Roberts says Columbus Public Health will ask food operators and bars to consider reducing their capacity and hours in order to reduce the spread of COVID-19. She adds that she doesn't blame the reopening of businesses for the increase in cases, but rather residents becoming lax with health precautions.

“There’s a certain amount of fatigue and lulling, people going from never leaving the house without a mask to all of a sudden forgetting the mask or not thinking it was as important,” Ginther said.

However, Roberts says the city has not seen any trend of the coronavirus spreading among large protests, which was something that health officials expressed concern about.


On Wednesday, the Ohio Department of Health reported an additional 1,076 cases of COVID-19, the highest single-day increase since mid-April. Gov. Mike DeWine has repeatedly urged residents to wear face masks, but refrained from issuing any order mandating their use in public.

In place of a statewide order, some local governments where coronavirus cases are surging have pursued mask mandates of their own.

Dayton Mayor Nan Whaley signed an ordinance that requires people to wear face coverings when in an enclosed space with others, beginning Friday. The ordinance applies to public transit and businesses like restaurants, bars, night clubs, stores, spas, hotels, gyms and health care locations.

Religious facilities are exempted, and face masks aren't required outside as long as people can maintain six feet of distance – with the exception of waiting in line outside of a business.

DeWine tweeted that he supported Whaley's ordinance, calling it an "appropriate and welcome response to the increase in #COVID19 cases in their area." He encouraged other communities to follow their lead.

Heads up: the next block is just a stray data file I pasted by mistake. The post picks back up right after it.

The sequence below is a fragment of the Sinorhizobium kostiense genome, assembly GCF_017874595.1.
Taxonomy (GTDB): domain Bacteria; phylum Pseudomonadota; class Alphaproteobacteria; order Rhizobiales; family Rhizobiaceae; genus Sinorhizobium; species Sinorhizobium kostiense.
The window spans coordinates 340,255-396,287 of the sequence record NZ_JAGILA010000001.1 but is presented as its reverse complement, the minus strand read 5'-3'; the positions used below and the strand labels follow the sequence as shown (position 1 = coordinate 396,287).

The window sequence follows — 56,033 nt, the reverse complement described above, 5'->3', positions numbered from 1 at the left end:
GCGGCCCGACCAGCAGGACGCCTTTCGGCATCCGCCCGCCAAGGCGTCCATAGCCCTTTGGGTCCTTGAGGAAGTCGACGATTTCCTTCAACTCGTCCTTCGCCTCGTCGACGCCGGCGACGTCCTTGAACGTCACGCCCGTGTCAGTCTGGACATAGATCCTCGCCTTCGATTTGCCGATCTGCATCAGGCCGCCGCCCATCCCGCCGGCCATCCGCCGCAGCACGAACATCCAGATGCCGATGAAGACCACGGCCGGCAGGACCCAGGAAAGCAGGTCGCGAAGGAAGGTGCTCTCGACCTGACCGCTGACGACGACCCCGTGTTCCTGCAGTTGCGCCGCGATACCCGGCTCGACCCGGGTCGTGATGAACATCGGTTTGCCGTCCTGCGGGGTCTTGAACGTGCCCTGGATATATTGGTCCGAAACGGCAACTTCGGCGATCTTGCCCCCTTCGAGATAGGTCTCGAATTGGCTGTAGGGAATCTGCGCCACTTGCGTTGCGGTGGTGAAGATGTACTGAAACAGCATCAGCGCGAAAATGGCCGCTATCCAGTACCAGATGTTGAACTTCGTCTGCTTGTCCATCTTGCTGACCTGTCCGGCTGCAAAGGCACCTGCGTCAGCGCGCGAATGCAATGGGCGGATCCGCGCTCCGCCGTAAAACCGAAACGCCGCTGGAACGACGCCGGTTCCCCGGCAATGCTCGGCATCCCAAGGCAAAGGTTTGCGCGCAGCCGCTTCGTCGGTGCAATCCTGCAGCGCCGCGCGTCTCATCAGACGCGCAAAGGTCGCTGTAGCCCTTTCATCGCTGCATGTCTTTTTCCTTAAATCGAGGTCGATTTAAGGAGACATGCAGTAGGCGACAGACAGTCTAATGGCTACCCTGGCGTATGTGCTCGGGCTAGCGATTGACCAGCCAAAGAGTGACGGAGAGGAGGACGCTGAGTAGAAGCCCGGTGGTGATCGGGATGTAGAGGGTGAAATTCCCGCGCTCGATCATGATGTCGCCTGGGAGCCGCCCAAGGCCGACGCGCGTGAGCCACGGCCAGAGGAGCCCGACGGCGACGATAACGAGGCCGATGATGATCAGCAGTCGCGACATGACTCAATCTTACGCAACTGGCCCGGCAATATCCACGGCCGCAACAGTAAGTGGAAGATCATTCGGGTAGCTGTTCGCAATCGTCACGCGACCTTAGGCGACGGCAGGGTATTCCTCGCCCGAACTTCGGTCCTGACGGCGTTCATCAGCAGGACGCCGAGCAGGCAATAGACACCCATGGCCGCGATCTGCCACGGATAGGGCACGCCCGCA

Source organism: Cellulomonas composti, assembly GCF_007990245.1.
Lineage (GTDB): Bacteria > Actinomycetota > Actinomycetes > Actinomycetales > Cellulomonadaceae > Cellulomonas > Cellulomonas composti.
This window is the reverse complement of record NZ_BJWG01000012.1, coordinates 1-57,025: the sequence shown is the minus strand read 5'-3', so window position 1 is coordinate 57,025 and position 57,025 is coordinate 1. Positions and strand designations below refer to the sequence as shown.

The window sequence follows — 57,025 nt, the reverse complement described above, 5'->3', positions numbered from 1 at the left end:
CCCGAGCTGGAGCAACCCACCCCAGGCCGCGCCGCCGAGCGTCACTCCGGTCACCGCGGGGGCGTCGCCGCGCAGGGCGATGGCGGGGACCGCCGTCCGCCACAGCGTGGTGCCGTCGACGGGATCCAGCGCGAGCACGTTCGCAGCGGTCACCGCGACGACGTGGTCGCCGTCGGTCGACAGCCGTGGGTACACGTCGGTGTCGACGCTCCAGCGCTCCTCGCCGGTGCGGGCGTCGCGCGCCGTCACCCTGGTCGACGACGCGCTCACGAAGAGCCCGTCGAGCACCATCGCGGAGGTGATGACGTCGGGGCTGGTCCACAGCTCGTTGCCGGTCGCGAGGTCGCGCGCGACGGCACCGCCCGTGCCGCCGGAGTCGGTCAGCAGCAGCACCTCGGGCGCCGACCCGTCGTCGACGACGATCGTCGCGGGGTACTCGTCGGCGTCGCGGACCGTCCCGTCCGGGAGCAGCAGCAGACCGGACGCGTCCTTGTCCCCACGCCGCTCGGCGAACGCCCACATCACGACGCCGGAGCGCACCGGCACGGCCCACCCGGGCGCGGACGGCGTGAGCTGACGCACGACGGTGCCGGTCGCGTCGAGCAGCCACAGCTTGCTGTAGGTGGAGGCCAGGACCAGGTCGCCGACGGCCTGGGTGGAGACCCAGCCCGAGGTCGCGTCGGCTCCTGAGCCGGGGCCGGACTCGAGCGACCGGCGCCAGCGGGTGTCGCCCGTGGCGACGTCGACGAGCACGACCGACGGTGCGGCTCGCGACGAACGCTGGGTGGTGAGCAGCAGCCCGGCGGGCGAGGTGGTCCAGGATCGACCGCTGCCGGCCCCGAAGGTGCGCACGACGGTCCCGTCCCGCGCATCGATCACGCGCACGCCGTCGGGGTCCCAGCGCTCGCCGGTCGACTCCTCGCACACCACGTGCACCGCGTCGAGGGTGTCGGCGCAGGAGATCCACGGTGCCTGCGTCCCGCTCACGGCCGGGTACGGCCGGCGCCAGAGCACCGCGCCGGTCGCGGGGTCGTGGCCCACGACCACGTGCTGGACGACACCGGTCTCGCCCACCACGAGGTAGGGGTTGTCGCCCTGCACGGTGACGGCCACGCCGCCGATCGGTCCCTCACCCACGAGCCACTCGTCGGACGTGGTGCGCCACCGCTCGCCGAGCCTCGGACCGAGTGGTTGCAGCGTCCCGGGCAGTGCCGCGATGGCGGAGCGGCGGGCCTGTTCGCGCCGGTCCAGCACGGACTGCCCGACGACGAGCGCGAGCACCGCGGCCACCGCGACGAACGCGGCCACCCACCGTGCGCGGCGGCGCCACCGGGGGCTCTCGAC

On Monday night, the city of Bexley issued an emergency order that requires the wearing of face coverings in retail businesses, theaters, office spaces open to the public, and personal care and grooming businesses. Bexley's face mask mandate, which also takes effect Friday, extends to restaurants except when people are seated.

"If 80% of people wore face coverings in public, the COVID-19 pandemic would dramatically recede," Mayor Ben Kessler said in a statement.  "Wearing a mask is an easy act of kindess and respect for our fellow human beings, and this order will directly save medical resources and may save lives." 

Cincinnati, one of the places DeWine cited as a coronavirus hotspot, could vote on a mask requirement as early as Friday.

Multiple states have issued universal mask mandates in recent days, including Pennsylvania and Oregon. Research shows that face masks are one of the most effective methods of controlling the spread of the coronavirus.

Gabe Rosenberg joined WOSU in October 2016. As digital news editor, Gabe reports breaking news and edits all content for the WOSU website, as well as manages the station's social media accounts.
Adora Namigadde was a reporter for 89.7 NPR News. She joined WOSU News in February 2017. A Michigan native, she graduated from Wayne State University with a B.A. in Broadcast Journalism and a minor in French.